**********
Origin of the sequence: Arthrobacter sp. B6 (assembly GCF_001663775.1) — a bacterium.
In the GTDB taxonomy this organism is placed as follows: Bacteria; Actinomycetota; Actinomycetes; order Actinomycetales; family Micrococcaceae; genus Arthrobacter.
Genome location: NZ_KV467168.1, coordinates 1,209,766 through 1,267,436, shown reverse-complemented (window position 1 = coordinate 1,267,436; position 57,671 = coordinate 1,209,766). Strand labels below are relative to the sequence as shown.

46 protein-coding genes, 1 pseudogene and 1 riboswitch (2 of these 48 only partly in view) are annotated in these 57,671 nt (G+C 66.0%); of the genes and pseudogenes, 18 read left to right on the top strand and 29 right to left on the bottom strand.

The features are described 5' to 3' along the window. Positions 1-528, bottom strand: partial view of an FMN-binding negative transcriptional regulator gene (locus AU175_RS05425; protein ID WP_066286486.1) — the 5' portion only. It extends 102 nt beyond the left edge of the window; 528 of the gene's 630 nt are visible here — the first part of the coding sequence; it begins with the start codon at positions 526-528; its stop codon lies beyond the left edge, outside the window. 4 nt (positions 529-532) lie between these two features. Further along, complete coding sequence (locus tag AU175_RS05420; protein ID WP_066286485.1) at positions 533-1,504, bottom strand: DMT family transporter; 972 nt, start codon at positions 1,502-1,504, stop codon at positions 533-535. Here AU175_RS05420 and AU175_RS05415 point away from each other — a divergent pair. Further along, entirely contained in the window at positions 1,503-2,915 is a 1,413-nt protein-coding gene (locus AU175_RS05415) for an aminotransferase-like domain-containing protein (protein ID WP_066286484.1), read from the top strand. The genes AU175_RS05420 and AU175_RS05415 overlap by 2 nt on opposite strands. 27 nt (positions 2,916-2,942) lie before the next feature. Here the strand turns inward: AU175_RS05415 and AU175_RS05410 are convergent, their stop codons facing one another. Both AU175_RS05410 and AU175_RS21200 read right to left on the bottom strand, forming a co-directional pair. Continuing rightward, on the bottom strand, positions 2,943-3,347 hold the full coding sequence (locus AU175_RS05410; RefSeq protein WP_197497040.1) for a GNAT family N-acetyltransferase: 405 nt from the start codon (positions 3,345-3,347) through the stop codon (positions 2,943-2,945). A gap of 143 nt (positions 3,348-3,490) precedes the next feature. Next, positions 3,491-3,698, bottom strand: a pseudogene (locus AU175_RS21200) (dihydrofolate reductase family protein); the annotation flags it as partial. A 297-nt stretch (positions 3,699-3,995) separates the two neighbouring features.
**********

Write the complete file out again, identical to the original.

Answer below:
Origin of the sequence: Arthrobacter sp. B6 (assembly GCF_001663775.1) — a bacterium.
In the GTDB taxonomy this organism is placed as follows: Bacteria; Actinomycetota; Actinomycetes; order Actinomycetales; family Micrococcaceae; genus Arthrobacter.
Genome location: NZ_KV467168.1, coordinates 1,209,766 through 1,267,436, shown reverse-complemented (window position 1 = coordinate 1,267,436; position 57,671 = coordinate 1,209,766). Strand labels below are relative to the sequence as shown.

46 protein-coding genes, 1 pseudogene and 1 riboswitch (2 of these 48 only partly in view) are annotated in these 57,671 nt (G+C 66.0%); of the genes and pseudogenes, 18 read left to right on the top strand and 29 right to left on the bottom strand.

The features are described 5' to 3' along the window. Positions 1-528, bottom strand: partial view of an FMN-binding negative transcriptional regulator gene (locus AU175_RS05425; protein ID WP_066286486.1) — the 5' portion only. It extends 102 nt beyond the left edge of the window; 528 of the gene's 630 nt are visible here — the first part of the coding sequence; it begins with the start codon at positions 526-528; its stop codon lies beyond the left edge, outside the window. 4 nt (positions 529-532) lie between these two features. Further along, complete coding sequence (locus tag AU175_RS05420; protein ID WP_066286485.1) at positions 533-1,504, bottom strand: DMT family transporter; 972 nt, start codon at positions 1,502-1,504, stop codon at positions 533-535. Here AU175_RS05420 and AU175_RS05415 point away from each other — a divergent pair. Further along, entirely contained in the window at positions 1,503-2,915 is a 1,413-nt protein-coding gene (locus AU175_RS05415) for an aminotransferase-like domain-containing protein (protein ID WP_066286484.1), read from the top strand. The genes AU175_RS05420 and AU175_RS05415 overlap by 2 nt on opposite strands. 27 nt (positions 2,916-2,942) lie before the next feature. Here the strand turns inward: AU175_RS05415 and AU175_RS05410 are convergent, their stop codons facing one another. Both AU175_RS05410 and AU175_RS21200 read right to left on the bottom strand, forming a co-directional pair. Continuing rightward, on the bottom strand, positions 2,943-3,347 hold the full coding sequence (locus AU175_RS05410; RefSeq protein WP_197497040.1) for a GNAT family N-acetyltransferase: 405 nt from the start codon (positions 3,345-3,347) through the stop codon (positions 2,943-2,945). A gap of 143 nt (positions 3,348-3,490) precedes the next feature. Next, positions 3,491-3,698, bottom strand: a pseudogene (locus AU175_RS21200) (dihydrofolate reductase family protein); the annotation flags it as partial. A 297-nt stretch (positions 3,699-3,995) separates the two neighbouring features.